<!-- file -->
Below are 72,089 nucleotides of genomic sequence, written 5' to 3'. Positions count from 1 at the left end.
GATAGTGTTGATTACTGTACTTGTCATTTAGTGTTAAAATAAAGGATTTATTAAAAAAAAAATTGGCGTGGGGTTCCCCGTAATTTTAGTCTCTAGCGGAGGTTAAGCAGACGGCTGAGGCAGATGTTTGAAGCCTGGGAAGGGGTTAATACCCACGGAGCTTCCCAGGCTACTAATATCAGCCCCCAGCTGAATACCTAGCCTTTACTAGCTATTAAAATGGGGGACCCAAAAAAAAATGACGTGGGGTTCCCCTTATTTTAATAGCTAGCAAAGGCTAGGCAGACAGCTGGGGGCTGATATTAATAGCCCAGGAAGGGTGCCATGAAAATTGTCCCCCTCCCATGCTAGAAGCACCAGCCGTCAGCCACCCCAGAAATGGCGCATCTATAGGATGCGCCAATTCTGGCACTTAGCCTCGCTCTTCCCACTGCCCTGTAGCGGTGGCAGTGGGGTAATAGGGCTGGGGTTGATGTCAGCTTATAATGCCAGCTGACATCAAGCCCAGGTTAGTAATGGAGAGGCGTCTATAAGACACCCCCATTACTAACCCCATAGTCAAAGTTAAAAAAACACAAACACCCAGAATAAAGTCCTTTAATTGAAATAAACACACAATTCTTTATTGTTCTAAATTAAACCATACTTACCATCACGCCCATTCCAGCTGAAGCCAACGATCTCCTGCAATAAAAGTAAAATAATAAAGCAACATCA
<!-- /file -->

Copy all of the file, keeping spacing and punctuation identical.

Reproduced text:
Below are 72,089 nucleotides of genomic sequence, written 5' to 3'. Positions count from 1 at the left end.
GATAGTGTTGATTACTGTACTTGTCATTTAGTGTTAAAATAAAGGATTTATTAAAAAAAAAATTGGCGTGGGGTTCCCCGTAATTTTAGTCTCTAGCGGAGGTTAAGCAGACGGCTGAGGCAGATGTTTGAAGCCTGGGAAGGGGTTAATACCCACGGAGCTTCCCAGGCTACTAATATCAGCCCCCAGCTGAATACCTAGCCTTTACTAGCTATTAAAATGGGGGACCCAAAAAAAAATGACGTGGGGTTCCCCTTATTTTAATAGCTAGCAAAGGCTAGGCAGACAGCTGGGGGCTGATATTAATAGCCCAGGAAGGGTGCCATGAAAATTGTCCCCCTCCCATGCTAGAAGCACCAGCCGTCAGCCACCCCAGAAATGGCGCATCTATAGGATGCGCCAATTCTGGCACTTAGCCTCGCTCTTCCCACTGCCCTGTAGCGGTGGCAGTGGGGTAATAGGGCTGGGGTTGATGTCAGCTTATAATGCCAGCTGACATCAAGCCCAGGTTAGTAATGGAGAGGCGTCTATAAGACACCCCCATTACTAACCCCATAGTCAAAGTTAAAAAAACACAAACACCCAGAATAAAGTCCTTTAATTGAAATAAACACACAATTCTTTATTGTTCTAAATTAAACCATACTTACCATCACGCCCATTCCAGCTGAAGCCAACGATCTCCTGCAATAAAAGTAAAATAATAAAGCAACATCA